Energy collected through photosynthesis of algae is expected to power small ARM processors in the future.
The algae battery doesn’t look very spectacular.
Very little power is required to run small ARM-based CPUs. Researchers have already experimented with solar energy and corresponding solar cells for environmental sensors. Unfortunately, the energy yield from the sun is not constant: Clouds or nights cause the power supply to collapse. Therefore, scientists have turned to algae to a new field of energy production.
Also works at night
To do this, scientists from the University of Cambridge powered a mini-PC with an ARM Cortex processor, which was previously produced by algae, for six months. Specifically, the green spanalgae, also known as blue-green algae, were used for this purpose. This is a type of cyanobacteria that can generate energy through photosynthesis in a nutrient solution. Sunlight is mandatory for the experiment. But even in absolute darkness, the algae continue to provide energy. This is picked up by two electrodes and routed to the ARM board. This consists of extremely economical ARM Cortex-M0+ CPUs with a cloud interface. The measurement results with which the energy production is observed are transmitted via this.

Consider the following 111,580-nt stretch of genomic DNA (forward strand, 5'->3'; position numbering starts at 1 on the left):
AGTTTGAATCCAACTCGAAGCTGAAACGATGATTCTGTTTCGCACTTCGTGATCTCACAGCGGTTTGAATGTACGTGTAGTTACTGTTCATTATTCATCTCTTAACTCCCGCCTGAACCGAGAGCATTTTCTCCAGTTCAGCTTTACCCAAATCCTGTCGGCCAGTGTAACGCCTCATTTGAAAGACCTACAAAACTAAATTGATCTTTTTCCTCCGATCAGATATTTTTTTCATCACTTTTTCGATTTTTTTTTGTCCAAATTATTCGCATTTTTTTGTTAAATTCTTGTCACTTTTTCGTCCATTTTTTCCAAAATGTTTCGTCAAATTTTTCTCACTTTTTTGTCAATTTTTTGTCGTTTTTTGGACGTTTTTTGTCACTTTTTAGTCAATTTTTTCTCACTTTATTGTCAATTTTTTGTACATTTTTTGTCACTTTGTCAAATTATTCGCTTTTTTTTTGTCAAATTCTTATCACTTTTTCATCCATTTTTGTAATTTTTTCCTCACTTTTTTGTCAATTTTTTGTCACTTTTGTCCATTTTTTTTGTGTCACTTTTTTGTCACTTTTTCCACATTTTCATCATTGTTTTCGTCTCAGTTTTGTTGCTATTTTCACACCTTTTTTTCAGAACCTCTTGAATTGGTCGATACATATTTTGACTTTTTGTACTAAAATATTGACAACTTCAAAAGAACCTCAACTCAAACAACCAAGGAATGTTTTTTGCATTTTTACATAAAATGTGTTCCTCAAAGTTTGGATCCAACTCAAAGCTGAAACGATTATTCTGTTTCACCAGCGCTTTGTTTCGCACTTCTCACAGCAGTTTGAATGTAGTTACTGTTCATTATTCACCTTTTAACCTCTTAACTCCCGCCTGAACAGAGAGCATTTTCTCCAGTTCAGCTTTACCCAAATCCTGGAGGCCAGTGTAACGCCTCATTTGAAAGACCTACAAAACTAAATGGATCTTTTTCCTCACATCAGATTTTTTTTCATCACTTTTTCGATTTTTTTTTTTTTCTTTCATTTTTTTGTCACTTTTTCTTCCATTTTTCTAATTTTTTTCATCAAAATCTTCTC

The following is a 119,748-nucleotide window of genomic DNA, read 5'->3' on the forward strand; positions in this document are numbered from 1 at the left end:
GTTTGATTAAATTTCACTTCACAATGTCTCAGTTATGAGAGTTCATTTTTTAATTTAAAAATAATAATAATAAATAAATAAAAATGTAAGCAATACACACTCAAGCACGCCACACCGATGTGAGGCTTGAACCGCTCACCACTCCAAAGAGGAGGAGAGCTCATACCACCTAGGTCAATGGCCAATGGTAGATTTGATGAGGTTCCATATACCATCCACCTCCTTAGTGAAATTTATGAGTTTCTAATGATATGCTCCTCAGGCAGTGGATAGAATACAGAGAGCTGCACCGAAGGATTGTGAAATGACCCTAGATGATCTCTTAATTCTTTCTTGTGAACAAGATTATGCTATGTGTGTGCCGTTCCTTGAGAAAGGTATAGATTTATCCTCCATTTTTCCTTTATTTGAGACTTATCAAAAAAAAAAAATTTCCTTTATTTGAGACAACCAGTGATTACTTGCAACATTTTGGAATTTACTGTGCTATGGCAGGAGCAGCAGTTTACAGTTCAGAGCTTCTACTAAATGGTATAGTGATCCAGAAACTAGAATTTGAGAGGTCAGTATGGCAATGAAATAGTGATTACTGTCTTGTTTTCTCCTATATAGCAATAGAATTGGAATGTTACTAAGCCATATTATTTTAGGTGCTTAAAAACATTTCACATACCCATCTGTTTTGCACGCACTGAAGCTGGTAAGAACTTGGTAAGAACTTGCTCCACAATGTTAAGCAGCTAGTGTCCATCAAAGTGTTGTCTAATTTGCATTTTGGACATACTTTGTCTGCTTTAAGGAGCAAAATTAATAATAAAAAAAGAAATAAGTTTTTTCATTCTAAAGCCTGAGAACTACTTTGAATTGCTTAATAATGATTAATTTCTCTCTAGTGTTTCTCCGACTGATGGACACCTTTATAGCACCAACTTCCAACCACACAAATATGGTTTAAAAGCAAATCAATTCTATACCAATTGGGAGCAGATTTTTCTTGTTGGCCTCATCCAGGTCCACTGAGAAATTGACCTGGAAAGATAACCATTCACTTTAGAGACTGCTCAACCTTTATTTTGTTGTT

Only 0.3 microwatts required for operation
The processor was not idle, but had to perform calculations for 45 minutes per hour, after which it went idle for 15 minutes. A power of only 0.3 microwatts was required for this. The entire construction stood on the window sill in a researcher’s house for several months.
Measuring stations at the end of the world
The results of the algae battery make the scientists hopeful. Smartwatches or temperature sensors that run continuously using energy generated by algae would be conceivable. Measuring stations could also be operated in this way at remote locations. It is expected to be ready for series production in about five years.
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